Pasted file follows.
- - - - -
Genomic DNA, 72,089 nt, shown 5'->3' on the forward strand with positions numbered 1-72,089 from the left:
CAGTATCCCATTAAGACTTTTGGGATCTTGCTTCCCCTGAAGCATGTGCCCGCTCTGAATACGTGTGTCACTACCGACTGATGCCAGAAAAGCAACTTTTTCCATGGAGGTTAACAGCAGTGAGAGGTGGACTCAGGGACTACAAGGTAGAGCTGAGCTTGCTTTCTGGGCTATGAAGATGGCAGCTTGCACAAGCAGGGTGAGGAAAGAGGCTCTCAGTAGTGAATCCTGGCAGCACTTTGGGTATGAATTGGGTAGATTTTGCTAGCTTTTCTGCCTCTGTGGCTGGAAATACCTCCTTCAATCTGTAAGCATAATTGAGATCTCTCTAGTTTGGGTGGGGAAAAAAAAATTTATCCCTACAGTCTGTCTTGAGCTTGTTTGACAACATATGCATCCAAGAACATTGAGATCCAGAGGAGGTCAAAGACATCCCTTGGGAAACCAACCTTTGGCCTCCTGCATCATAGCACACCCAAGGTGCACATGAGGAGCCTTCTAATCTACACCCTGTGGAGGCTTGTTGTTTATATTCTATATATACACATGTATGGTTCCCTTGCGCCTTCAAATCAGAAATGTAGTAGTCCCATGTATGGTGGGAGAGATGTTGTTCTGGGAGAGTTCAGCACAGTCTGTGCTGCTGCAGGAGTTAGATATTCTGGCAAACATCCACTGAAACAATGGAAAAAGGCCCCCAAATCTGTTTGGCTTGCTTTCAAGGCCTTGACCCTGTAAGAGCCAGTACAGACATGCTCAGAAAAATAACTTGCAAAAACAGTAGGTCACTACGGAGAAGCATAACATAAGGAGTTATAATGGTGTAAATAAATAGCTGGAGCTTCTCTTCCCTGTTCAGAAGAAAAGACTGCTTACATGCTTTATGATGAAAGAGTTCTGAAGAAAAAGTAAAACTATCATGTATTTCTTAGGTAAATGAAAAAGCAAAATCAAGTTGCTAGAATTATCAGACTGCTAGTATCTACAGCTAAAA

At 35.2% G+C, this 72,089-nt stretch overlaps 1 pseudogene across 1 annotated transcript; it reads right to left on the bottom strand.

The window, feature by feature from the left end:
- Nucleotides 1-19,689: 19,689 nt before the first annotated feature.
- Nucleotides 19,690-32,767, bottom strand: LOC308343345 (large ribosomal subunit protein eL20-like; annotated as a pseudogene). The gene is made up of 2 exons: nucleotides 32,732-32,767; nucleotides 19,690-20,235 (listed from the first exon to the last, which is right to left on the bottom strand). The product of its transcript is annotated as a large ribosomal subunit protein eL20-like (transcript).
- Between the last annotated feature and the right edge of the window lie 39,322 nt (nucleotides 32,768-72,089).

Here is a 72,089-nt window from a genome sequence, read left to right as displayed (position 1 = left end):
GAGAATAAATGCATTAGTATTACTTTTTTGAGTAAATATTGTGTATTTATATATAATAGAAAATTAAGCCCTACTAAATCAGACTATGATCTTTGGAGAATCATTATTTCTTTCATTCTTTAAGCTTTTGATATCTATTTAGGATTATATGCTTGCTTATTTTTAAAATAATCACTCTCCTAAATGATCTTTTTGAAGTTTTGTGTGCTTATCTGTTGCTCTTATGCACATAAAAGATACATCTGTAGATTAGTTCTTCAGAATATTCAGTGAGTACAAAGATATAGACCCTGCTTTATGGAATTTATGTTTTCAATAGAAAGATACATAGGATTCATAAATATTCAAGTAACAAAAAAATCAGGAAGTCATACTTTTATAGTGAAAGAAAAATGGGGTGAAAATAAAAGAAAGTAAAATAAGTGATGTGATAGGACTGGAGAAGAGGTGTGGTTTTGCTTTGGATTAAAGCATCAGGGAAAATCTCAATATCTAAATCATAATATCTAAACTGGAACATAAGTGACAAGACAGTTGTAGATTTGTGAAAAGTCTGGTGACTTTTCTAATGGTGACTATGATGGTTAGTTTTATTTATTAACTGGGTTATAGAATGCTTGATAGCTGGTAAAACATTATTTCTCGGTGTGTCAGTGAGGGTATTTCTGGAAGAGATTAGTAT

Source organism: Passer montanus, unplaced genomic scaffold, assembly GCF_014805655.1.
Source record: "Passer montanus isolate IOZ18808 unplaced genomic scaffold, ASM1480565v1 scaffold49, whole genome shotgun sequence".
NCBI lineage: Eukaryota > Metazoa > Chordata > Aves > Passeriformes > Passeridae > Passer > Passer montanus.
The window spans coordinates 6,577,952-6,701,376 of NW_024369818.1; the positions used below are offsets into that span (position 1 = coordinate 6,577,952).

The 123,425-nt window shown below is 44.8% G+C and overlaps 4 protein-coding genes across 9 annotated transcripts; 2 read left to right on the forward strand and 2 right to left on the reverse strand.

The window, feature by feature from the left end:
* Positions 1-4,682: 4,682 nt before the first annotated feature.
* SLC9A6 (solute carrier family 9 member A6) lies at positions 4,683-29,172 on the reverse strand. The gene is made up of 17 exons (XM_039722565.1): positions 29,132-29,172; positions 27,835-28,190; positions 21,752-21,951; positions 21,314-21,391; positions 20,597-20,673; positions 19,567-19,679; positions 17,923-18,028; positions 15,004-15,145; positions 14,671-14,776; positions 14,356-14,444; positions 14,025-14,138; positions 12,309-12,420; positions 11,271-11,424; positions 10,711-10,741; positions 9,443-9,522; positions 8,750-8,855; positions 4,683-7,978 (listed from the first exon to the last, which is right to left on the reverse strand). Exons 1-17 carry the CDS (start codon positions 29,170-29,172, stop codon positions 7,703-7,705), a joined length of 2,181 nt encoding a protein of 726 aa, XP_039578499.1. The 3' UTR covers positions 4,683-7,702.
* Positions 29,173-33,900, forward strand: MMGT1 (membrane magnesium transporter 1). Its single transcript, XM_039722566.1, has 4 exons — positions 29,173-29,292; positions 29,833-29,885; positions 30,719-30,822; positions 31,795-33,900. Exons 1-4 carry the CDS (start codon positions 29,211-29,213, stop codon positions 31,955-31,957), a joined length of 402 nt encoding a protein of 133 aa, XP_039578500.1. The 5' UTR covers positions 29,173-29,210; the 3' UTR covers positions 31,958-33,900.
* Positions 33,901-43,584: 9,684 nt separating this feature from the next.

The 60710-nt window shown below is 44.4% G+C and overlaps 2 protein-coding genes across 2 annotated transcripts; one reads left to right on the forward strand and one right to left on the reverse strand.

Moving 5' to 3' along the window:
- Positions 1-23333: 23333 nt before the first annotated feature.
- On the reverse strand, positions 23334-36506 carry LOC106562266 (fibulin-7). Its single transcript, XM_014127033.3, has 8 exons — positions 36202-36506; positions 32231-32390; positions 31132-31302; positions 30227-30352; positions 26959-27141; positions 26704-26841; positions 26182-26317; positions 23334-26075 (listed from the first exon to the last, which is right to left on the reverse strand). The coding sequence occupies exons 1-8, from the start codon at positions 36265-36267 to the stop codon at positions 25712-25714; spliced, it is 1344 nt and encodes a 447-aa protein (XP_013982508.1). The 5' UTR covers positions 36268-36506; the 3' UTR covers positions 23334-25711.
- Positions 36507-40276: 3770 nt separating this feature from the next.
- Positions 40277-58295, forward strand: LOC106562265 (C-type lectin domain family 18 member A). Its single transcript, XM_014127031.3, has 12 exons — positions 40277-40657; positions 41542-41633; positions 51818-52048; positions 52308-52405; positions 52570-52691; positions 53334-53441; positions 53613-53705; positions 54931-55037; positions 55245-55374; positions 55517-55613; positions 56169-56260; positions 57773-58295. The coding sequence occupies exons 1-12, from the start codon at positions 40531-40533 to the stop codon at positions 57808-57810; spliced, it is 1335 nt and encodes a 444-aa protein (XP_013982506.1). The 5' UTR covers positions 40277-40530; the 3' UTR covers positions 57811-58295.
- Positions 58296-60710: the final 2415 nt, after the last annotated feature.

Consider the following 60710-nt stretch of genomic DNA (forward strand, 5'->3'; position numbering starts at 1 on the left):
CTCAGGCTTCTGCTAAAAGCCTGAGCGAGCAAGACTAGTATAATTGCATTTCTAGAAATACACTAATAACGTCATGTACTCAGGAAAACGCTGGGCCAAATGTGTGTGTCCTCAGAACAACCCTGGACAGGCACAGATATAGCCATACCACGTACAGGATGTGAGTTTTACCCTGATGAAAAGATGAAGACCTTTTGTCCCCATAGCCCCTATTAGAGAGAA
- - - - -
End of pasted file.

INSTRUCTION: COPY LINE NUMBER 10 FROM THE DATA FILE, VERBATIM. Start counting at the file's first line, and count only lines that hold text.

Source organism: Passer montanus, unplaced genomic scaffold, assembly GCF_014805655.1.